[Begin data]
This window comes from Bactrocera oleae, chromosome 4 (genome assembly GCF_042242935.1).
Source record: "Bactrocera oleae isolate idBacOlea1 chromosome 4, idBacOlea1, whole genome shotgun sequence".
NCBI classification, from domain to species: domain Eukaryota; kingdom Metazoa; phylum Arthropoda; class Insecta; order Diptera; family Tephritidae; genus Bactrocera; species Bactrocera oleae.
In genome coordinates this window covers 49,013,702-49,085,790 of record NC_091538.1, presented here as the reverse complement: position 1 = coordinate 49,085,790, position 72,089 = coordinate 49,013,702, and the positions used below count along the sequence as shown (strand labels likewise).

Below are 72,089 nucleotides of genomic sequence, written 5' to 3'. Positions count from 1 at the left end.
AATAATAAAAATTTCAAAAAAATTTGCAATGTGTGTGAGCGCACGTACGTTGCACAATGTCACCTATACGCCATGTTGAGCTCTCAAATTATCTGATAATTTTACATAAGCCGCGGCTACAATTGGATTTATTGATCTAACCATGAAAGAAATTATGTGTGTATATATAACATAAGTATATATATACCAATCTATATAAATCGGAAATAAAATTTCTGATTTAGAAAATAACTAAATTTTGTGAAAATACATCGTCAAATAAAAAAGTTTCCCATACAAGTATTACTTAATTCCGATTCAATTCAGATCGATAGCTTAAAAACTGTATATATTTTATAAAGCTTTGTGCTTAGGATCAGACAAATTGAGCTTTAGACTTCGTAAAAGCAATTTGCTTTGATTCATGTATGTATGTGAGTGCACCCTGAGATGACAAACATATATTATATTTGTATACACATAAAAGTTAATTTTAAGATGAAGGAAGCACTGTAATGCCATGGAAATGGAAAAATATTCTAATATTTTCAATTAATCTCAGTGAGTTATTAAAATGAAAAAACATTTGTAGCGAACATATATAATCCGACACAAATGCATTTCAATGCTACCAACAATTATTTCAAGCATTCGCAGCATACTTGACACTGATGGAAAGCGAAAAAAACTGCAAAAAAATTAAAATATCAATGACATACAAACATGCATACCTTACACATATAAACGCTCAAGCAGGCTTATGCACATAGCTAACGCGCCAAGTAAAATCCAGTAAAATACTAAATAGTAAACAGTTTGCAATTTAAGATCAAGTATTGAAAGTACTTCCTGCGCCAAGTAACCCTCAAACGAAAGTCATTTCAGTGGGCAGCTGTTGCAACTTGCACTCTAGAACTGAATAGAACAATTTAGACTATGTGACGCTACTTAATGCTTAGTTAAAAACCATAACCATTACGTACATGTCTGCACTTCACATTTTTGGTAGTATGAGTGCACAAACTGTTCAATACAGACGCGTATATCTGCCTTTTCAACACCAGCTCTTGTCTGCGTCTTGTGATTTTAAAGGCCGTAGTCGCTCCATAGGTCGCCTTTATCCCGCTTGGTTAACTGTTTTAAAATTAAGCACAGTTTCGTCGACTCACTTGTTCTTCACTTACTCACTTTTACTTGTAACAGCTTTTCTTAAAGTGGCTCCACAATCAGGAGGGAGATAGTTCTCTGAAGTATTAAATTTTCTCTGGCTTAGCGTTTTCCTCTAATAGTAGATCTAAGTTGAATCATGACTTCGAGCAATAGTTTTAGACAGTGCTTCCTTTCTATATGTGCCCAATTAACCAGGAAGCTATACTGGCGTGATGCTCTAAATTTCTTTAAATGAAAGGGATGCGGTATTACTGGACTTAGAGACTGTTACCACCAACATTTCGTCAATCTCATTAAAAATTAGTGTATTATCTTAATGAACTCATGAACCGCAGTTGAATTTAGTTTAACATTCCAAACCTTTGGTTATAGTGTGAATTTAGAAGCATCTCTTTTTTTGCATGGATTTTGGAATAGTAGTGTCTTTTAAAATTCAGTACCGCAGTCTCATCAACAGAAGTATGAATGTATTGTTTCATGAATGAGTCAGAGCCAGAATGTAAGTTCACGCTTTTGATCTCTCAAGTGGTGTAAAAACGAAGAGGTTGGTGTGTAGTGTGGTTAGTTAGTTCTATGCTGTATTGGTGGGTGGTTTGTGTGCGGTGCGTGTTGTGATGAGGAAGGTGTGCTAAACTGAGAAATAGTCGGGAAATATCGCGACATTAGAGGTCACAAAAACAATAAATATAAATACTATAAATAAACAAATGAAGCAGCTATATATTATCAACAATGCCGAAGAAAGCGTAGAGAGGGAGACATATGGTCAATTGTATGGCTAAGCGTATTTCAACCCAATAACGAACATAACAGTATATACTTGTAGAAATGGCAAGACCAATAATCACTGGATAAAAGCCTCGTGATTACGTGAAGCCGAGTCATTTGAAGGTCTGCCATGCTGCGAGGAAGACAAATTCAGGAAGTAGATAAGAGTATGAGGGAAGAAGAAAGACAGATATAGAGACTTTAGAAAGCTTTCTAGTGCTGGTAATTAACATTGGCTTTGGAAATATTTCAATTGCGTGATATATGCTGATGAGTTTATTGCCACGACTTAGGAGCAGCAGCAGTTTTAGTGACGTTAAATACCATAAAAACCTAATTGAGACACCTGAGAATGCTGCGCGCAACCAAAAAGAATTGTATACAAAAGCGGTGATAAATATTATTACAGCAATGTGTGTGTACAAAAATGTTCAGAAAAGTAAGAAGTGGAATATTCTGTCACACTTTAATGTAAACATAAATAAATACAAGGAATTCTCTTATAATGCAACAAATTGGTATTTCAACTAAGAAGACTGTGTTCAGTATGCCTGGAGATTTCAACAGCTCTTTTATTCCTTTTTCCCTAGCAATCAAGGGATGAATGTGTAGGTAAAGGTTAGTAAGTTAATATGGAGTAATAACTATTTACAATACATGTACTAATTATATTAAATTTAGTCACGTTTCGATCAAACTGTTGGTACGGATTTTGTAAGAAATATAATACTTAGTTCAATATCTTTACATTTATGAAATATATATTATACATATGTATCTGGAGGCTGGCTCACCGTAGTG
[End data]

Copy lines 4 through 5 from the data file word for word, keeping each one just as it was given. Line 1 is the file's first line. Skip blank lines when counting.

In genome coordinates this window covers 49,013,702-49,085,790 of record NC_091538.1, presented here as the reverse complement: position 1 = coordinate 49,085,790, position 72,089 = coordinate 49,013,702, and the positions used below count along the sequence as shown (strand labels likewise).

Below are 72,089 nucleotides of genomic sequence, written 5' to 3'. Positions count from 1 at the left end.